Although his career has been peppered with high-profile moments in the public spotlight—from three nationally televised Fred Friendly seminars to regular appearances on CNN during the O.J. Simpson trial—Fletcher remains best known for his first academic treatise, the seminal 1978 work Rethinking Criminal Law, which has been the subject of symposia and is still regarded as one of the most important books on criminal law published in the past century. But Fletcher has never rested on his laurels. The California native, who speaks eight languages, has since published eight critically acclaimed books that approach legal issues from unique and unpredictable angles. His works focus on everything from the nature of loyalty to the political philosophy of Abraham Lincoln.

At 70, Fletcher shows no signs of slowing down his creative output. Last October, he published Tort Liability for Human Rights Abuses, which makes the original argument that the Alien Tort Statute can and should be used to prosecute human rights cases. He is also planning two further volumes of The Grammar of Criminal Law, which seeks to do for criminal law what Noam Chomsky did for language.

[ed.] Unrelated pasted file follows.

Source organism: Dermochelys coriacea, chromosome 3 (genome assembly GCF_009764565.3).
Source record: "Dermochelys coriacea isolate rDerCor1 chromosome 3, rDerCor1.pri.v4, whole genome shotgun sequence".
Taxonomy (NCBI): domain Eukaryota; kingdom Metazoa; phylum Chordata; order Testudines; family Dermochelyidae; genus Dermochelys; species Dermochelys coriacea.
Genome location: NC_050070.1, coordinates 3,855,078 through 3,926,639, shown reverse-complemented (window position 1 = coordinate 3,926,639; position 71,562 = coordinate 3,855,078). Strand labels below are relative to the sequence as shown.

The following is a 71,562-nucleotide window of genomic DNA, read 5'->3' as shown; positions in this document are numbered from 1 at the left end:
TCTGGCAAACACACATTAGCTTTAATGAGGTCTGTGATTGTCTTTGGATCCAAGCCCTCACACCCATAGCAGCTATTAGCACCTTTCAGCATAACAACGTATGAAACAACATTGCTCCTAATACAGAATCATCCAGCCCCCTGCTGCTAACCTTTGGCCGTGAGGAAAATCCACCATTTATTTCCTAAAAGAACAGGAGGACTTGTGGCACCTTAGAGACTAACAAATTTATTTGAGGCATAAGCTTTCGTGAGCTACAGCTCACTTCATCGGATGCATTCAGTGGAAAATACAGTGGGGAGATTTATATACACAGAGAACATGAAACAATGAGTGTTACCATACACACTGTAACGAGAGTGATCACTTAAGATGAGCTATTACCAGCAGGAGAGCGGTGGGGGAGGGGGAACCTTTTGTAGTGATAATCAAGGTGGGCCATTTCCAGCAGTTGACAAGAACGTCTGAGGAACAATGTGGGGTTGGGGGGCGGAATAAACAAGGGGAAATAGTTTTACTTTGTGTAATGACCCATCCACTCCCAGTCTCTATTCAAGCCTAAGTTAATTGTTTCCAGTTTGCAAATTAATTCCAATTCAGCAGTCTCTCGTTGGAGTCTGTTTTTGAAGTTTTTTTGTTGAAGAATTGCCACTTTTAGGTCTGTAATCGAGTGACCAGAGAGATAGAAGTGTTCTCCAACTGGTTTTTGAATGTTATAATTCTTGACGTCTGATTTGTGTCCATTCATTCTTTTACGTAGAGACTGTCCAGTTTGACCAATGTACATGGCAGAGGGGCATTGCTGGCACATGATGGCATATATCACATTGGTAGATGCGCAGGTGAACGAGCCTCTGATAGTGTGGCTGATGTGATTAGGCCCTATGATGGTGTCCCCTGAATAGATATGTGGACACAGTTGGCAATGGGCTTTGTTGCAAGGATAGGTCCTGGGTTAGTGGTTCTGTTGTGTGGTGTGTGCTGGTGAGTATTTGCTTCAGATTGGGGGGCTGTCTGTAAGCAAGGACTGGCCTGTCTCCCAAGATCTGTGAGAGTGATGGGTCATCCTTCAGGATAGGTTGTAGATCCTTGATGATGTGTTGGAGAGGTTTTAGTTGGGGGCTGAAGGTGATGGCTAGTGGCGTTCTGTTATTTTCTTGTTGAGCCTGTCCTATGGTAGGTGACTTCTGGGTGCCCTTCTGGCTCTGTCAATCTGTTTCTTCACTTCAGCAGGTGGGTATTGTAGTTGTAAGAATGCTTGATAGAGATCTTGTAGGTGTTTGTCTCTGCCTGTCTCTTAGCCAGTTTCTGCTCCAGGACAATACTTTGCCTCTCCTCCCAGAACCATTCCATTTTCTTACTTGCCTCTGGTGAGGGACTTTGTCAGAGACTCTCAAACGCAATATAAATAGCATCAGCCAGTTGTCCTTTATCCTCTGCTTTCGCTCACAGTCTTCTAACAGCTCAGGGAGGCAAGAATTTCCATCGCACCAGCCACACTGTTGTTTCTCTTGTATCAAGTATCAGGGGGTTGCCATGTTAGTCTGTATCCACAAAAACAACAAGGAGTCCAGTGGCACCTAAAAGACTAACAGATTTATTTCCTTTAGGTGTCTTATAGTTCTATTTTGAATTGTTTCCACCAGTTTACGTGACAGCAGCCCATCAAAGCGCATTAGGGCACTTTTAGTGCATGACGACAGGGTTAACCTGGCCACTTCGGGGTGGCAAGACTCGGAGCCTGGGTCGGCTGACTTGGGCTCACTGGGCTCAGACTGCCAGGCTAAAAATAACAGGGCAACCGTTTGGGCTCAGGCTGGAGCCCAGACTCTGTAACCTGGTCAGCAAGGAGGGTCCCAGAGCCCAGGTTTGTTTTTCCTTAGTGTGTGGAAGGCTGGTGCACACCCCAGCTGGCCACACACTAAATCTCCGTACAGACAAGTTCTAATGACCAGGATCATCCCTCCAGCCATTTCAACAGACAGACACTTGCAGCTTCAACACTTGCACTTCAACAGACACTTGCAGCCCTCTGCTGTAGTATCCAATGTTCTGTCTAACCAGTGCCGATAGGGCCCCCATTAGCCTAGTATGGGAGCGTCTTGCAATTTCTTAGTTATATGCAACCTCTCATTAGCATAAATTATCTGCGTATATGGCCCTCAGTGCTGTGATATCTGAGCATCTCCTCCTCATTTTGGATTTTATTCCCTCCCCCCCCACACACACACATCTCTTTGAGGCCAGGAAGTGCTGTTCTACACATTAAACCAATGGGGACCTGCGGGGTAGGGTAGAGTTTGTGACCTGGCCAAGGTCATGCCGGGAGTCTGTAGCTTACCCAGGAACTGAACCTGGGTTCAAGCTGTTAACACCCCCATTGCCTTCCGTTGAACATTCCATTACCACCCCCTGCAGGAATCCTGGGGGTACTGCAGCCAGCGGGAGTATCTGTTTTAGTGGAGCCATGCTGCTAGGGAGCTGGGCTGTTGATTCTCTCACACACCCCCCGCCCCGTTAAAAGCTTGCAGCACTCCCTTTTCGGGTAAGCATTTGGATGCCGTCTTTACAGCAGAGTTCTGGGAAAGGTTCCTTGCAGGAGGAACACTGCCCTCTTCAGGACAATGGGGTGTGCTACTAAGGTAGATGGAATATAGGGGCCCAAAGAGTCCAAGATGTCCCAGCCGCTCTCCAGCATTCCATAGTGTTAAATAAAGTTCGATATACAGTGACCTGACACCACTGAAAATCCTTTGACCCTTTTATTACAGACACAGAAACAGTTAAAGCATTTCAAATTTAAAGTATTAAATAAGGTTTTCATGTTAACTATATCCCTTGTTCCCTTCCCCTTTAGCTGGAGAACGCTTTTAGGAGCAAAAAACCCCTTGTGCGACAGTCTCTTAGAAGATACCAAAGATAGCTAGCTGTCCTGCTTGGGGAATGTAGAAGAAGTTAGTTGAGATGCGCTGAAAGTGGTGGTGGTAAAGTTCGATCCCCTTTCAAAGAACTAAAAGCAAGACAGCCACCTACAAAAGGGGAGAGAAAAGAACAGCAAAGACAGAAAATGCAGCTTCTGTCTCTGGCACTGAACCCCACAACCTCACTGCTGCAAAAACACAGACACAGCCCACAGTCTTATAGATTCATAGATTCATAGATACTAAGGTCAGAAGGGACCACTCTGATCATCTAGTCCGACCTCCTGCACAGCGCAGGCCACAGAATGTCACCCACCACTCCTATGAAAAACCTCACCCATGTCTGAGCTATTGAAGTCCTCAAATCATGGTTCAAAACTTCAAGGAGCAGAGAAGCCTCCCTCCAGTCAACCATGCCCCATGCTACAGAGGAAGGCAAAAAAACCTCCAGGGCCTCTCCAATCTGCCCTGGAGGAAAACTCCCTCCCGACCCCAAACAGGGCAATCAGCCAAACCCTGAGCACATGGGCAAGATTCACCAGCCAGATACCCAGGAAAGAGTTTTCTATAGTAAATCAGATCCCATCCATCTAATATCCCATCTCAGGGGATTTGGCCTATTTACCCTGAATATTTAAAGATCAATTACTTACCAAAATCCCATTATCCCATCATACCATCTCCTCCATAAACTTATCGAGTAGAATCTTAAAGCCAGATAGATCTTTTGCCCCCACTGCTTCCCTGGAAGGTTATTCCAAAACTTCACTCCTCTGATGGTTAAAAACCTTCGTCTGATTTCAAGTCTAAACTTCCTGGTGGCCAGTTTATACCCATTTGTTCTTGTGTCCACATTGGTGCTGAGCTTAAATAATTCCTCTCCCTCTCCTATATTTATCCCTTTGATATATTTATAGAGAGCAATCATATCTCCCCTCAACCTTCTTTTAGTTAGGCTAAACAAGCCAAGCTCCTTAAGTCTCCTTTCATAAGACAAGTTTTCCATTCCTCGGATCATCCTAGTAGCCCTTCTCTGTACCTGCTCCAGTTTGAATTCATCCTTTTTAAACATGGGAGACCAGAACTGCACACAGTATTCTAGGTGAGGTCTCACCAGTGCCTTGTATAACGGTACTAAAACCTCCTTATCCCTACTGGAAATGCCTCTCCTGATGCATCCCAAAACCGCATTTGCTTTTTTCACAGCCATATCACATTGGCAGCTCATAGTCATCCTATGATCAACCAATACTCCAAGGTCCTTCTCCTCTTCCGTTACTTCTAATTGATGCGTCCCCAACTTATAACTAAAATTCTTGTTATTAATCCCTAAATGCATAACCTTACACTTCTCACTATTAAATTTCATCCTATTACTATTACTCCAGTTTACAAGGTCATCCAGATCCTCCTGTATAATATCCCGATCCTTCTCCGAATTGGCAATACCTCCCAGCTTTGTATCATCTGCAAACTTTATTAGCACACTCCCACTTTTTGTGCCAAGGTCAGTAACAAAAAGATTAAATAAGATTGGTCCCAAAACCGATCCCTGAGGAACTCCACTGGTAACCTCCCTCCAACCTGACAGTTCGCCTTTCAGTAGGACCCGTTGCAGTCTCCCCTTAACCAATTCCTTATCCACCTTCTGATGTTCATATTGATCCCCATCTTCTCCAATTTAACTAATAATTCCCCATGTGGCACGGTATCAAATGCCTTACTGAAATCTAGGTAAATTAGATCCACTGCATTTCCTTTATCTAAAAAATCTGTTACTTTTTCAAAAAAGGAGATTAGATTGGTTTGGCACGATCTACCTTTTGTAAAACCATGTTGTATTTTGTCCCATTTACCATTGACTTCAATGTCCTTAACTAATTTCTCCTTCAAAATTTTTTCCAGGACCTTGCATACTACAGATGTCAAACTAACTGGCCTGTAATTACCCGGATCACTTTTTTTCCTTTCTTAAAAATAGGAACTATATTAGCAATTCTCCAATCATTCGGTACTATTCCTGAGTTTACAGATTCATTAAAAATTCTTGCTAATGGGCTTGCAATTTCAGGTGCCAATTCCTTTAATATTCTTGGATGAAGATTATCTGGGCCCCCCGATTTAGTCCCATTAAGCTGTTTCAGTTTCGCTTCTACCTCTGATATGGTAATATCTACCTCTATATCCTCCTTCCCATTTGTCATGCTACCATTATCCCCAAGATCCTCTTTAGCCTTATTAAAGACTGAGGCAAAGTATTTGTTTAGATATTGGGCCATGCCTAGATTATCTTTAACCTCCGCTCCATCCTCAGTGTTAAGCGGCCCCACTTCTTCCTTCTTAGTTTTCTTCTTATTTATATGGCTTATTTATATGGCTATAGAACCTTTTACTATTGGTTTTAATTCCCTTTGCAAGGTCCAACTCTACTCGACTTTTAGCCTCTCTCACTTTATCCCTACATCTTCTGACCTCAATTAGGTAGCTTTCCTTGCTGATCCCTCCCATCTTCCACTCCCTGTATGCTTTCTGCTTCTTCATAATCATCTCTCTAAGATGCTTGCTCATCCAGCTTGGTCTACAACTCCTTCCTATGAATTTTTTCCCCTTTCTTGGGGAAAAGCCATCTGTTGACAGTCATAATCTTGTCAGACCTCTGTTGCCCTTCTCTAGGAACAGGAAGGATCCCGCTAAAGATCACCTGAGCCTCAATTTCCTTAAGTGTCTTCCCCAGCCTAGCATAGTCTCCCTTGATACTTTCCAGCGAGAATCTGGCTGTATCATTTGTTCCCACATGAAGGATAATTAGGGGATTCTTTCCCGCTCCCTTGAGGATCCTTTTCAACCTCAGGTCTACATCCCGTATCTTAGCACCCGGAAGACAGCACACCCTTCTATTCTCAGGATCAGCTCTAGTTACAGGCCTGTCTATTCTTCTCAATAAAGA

Fletcher credits his success
to an early childhood exposure to languages. The child of Hungarian immigrants, he grew up in a multilingual home in Glendale, Calif., and
began teaching himself Spanish as a boy. That was followed by intensive undergraduate study of German and Russian and, later, the acquisition of fluency
in French, Hebrew, and Italian.
“You can’t know a country’s law without knowing its language,” says Fletcher. “I didn’t have a clerkship at the Supreme Court starting out. I wasn’t in the top three of my law school class. It was languages that gave me a leg up.”

After graduating from the University of Chicago Law School in 1964, Fletcher received a scholarship to study German law at the University of Freiburg. It was there that he came under the influence of Hans-Heinrich Jescheck, who stimulated his interest in comparative law. While in Freiburg, Fletcher also met the legendary economist Friedrich von Hayek, who was impressed enough by the young American to invite him to a private lunch at the posh Colombi Hotel. “I doubt whether great personalities like Hayek could possibly realize the impact a single private conversation can have on the future of an aspiring young scholar,” says Fletcher. “That chat over lunch still influences me in the way I think about economics in the law.”